Fewer Danish adults taking vocational education

Tougher grade requirements keeping potential students out of the trades

The number of adults who are admitted to Denmark’s vocational schools is decreasing.

In the first eight months since reforms to the system went into place in August 2015, just 13,700 people over 25-years-old applied for a spot in the new vocational training for adults program (EUV).

In the years before the reforms, about 20,000 adults applied for vocational education annually, according to figures compiled by Danmarks Evalueringsinstitut (EVA), which has been studying education reform since it started.

Can’t make the grade
One of the main reasons that fewer adults are applying is that they cannot meet the grade requirements of an 02 in mathematics and Danish put in place by the reforms.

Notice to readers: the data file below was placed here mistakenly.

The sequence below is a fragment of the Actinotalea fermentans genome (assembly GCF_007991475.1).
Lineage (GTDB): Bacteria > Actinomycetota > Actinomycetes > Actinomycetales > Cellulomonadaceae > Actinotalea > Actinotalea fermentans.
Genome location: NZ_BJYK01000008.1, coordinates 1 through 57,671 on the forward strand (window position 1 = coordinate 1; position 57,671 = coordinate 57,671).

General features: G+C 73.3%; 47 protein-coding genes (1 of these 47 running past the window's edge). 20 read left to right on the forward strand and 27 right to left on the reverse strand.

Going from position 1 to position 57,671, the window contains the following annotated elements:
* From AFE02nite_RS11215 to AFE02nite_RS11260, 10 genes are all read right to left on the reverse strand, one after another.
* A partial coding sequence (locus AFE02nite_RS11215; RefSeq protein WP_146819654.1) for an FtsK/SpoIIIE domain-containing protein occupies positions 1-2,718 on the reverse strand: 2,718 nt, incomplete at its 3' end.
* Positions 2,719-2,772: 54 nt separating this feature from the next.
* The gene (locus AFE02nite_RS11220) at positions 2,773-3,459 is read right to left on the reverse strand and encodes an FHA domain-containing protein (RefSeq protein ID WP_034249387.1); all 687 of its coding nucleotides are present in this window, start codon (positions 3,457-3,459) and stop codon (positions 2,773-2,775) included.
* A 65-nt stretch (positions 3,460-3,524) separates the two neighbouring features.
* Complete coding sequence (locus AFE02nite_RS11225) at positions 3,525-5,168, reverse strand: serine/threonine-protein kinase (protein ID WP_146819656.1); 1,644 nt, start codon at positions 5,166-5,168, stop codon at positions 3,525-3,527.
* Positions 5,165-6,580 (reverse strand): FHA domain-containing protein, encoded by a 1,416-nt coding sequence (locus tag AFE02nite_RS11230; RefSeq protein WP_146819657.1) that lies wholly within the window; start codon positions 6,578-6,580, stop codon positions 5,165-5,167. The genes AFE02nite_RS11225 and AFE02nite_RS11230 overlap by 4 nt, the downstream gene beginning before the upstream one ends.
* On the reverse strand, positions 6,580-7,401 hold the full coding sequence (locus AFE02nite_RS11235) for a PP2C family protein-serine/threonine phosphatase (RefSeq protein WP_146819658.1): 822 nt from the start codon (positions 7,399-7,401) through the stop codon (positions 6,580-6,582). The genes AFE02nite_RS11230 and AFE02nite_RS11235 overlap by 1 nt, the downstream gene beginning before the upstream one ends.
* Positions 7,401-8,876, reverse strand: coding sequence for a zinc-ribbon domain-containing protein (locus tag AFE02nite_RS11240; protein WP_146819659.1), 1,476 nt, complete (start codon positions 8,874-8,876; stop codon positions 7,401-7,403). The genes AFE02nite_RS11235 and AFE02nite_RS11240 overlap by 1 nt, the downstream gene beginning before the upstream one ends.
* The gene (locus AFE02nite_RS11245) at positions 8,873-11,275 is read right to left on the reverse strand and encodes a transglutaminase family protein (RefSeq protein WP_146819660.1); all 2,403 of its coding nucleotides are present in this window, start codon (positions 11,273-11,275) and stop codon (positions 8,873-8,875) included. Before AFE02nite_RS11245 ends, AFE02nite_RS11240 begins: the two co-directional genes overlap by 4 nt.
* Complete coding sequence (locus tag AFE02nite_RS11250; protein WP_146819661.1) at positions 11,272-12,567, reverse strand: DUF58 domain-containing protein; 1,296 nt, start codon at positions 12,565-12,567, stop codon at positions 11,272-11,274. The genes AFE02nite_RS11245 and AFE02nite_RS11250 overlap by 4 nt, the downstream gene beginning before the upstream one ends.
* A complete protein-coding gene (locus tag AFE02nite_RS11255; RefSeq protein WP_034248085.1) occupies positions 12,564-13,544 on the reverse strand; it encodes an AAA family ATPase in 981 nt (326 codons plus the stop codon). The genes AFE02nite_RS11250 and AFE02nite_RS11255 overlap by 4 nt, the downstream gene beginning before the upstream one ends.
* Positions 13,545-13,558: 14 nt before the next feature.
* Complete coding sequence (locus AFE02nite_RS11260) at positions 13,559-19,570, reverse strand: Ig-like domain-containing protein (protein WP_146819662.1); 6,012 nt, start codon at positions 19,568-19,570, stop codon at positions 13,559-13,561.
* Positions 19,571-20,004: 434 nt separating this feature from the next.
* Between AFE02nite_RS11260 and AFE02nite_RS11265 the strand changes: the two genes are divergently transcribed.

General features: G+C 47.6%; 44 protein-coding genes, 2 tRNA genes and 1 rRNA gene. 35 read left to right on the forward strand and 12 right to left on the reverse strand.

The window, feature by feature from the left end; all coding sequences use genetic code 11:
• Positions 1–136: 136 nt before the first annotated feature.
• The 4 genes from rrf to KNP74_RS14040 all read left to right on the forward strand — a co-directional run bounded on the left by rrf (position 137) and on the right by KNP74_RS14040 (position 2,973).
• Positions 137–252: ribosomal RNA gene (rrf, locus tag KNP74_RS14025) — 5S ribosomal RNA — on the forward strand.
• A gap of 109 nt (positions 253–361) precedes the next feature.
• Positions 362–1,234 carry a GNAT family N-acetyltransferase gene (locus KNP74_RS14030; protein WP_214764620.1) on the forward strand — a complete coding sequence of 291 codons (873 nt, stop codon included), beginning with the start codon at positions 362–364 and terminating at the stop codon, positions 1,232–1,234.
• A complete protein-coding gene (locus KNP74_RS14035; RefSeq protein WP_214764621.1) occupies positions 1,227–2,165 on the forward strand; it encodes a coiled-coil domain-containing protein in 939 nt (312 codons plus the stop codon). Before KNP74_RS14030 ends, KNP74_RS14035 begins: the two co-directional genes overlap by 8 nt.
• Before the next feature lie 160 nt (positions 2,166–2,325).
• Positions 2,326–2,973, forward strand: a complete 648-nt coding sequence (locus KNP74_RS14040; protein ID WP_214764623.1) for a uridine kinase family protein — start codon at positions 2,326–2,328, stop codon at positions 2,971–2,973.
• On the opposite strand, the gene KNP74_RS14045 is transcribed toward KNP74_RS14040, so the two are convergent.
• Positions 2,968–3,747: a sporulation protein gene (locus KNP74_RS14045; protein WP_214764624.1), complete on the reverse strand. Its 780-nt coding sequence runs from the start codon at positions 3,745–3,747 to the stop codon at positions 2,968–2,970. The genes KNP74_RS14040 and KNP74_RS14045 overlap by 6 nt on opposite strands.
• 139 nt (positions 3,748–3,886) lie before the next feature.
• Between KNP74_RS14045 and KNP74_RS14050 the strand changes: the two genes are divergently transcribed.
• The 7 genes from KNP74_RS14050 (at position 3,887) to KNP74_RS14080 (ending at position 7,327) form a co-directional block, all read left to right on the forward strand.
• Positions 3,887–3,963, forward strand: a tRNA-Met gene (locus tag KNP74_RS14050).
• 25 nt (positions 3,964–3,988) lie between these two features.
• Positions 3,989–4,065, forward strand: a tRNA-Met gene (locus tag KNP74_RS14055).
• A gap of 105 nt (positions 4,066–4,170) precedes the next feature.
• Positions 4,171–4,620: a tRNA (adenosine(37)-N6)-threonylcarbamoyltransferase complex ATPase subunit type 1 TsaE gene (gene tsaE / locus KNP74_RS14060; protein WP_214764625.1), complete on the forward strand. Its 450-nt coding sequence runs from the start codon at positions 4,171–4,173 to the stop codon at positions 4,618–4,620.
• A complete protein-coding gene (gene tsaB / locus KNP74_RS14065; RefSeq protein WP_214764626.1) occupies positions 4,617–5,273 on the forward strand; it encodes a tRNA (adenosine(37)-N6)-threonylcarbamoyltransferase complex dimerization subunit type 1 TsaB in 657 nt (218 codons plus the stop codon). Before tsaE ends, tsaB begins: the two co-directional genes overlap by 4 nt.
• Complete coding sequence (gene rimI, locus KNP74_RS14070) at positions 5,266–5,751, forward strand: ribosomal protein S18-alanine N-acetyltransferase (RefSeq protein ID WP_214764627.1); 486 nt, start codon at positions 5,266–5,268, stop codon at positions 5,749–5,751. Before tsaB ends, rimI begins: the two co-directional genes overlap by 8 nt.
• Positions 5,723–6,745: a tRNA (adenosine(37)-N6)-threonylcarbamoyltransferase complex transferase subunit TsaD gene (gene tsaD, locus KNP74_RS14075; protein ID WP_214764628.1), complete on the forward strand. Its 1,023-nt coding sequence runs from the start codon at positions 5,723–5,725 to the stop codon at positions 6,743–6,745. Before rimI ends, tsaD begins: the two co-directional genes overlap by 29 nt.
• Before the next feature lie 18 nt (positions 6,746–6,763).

“It is obvious that the entry requirements are causing the decrease,” Michael Andersen, chief consultant at EVA, told Ugebrevet A4.

“There is a group of adults and youths who cannot get in.”

Andersen recommended that vocational schools and adult education centres work closely together to offer adult education in Danish and mathematics to help unskilled workers who do not have the qualifying scores improve their grades.

Shortages pending
Søren Heisel from the trade union 3F said it was “a disaster” that enrollment was dropping at vocational schools.

“We will face massive shortages in skilled workers by 2025,” said Heisel.

“At the same time, their will be a shortage of jobs for over 100,000 unskilled workers.”

READ MORE: Criticism of vocational school revamp abounds

Although there are still some months left in the EVA evaluation period, Andersen said that he doubts the number of adult seeking vocational education will approach pre-reform levels.